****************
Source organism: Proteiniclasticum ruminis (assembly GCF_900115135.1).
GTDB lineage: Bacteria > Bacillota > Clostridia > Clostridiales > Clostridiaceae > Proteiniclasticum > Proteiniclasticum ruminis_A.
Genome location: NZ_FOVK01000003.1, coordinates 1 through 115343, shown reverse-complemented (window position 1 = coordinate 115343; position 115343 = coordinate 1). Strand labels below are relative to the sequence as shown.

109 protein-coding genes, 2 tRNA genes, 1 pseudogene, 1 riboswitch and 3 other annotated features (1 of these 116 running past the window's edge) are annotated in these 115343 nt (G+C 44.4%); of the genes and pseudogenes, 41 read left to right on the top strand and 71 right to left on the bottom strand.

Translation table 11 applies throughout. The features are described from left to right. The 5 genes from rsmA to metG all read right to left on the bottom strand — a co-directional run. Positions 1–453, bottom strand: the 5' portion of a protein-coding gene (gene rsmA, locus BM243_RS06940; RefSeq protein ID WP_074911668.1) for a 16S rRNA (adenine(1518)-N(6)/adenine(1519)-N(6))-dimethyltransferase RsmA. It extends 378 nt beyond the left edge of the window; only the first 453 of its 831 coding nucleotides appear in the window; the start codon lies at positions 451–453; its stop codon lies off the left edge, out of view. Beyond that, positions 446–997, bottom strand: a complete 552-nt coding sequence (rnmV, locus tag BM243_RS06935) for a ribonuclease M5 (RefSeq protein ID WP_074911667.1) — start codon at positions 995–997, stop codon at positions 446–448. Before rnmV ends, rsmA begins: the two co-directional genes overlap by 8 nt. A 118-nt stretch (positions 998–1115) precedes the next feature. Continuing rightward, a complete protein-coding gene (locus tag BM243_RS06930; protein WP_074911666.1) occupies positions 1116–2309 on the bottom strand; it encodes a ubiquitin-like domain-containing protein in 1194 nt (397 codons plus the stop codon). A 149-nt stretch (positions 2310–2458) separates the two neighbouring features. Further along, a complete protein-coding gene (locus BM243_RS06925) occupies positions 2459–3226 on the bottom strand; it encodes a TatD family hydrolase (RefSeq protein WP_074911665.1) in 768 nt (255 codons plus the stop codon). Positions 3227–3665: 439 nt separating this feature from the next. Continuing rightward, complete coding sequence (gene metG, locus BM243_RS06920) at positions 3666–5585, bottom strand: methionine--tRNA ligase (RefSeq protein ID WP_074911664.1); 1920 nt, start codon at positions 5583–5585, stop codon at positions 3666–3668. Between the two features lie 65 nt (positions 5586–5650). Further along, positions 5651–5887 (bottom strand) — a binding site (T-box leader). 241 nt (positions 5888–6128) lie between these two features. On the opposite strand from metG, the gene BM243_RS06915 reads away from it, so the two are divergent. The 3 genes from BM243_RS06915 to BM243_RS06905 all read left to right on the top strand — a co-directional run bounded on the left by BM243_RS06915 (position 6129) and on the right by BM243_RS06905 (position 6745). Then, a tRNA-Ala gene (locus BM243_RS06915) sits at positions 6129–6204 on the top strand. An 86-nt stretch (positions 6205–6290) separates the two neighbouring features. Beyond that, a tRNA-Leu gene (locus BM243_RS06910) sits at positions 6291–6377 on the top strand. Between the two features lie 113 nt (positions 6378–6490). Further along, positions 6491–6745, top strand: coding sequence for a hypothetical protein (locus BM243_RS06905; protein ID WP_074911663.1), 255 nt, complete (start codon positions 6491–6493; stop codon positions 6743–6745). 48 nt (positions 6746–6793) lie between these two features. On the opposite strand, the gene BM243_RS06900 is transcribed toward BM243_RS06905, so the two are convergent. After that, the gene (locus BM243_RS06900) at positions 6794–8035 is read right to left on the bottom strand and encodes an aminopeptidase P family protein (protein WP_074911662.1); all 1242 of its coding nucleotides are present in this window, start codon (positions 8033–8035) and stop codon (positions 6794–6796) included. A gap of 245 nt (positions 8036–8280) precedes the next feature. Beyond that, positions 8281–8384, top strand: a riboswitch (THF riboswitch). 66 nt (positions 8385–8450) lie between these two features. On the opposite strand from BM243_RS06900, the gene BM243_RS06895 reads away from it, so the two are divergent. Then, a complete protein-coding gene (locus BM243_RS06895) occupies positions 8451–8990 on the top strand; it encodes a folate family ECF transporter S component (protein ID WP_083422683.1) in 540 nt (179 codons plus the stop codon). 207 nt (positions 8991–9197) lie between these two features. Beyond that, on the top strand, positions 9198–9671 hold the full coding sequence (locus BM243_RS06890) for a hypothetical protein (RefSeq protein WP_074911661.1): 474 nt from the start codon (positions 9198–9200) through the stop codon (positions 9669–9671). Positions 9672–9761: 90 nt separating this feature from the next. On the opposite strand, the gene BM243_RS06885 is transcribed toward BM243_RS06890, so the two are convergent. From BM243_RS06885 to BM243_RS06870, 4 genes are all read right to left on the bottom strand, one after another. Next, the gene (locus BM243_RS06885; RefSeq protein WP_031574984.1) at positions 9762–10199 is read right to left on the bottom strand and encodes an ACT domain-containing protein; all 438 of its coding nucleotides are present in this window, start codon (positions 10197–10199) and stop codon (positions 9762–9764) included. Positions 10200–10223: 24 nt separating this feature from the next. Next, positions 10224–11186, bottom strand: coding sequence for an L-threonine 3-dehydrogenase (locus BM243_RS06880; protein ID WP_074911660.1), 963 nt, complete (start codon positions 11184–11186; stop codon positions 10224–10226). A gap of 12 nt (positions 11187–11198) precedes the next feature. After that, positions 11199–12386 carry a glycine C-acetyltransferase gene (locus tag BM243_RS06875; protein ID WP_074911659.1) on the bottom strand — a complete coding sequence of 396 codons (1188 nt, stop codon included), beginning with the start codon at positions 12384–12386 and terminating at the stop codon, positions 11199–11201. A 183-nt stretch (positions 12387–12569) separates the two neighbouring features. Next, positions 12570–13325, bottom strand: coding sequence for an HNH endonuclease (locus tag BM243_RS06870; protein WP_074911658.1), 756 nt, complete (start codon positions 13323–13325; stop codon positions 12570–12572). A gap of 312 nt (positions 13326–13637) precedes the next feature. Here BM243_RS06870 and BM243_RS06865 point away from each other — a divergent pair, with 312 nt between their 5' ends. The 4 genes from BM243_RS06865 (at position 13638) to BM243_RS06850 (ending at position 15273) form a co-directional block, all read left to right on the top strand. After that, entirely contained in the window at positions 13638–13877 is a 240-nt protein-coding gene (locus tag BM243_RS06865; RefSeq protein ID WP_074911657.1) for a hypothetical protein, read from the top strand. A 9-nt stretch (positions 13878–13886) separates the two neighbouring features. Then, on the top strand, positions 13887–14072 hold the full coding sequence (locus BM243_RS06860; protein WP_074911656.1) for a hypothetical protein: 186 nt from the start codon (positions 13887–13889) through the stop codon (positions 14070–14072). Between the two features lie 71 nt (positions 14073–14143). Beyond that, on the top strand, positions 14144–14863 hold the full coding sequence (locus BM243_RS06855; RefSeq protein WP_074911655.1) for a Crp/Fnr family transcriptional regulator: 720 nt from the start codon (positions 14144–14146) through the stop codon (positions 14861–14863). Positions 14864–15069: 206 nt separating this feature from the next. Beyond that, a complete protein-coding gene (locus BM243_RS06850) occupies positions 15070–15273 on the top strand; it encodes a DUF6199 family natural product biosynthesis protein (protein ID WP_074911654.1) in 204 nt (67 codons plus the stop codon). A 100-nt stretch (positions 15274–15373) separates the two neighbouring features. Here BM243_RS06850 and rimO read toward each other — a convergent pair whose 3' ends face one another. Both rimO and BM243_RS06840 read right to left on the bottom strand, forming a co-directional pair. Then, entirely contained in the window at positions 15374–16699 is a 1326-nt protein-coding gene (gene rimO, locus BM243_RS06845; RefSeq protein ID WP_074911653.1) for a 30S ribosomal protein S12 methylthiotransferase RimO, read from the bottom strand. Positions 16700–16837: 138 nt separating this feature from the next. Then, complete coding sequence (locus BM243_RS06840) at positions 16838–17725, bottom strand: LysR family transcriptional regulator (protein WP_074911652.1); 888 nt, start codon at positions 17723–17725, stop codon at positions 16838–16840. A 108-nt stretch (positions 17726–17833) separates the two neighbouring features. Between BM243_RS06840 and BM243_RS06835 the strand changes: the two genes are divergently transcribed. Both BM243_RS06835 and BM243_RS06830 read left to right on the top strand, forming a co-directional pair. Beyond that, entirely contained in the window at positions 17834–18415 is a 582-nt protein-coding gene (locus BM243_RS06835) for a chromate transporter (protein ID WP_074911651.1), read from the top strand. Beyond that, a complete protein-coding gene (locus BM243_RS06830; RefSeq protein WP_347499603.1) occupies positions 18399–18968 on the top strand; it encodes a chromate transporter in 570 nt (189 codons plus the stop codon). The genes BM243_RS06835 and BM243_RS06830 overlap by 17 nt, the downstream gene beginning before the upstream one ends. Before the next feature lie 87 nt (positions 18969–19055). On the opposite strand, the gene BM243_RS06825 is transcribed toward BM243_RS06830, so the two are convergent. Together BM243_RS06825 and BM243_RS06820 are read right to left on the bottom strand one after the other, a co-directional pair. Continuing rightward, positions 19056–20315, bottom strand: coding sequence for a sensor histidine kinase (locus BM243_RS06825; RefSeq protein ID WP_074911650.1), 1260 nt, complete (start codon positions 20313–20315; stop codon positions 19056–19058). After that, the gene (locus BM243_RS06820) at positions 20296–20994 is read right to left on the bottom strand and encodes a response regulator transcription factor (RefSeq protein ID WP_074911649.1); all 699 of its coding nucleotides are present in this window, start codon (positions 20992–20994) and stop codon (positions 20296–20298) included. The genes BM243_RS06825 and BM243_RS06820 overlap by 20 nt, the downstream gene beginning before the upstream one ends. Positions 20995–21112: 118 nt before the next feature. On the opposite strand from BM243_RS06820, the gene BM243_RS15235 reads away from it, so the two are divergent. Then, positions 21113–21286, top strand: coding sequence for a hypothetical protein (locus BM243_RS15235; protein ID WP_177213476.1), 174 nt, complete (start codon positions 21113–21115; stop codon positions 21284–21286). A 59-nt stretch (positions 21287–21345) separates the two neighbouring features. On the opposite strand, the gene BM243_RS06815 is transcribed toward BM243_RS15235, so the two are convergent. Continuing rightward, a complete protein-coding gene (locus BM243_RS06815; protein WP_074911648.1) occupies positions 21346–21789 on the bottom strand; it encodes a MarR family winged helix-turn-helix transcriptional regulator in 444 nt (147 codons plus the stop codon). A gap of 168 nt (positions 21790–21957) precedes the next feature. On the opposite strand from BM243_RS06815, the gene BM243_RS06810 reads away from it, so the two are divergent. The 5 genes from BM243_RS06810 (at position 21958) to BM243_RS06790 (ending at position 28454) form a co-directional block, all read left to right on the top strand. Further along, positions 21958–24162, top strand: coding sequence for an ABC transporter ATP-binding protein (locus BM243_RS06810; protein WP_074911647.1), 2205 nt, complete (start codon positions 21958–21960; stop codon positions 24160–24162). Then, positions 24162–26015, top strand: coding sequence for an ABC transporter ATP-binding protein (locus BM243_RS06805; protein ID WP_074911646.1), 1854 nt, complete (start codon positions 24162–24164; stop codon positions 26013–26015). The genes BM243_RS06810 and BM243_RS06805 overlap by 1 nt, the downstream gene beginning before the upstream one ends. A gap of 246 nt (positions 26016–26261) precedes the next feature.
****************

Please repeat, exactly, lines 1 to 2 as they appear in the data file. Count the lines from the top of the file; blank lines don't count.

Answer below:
Source organism: Proteiniclasticum ruminis (assembly GCF_900115135.1).
GTDB lineage: Bacteria > Bacillota > Clostridia > Clostridiales > Clostridiaceae > Proteiniclasticum > Proteiniclasticum ruminis_A.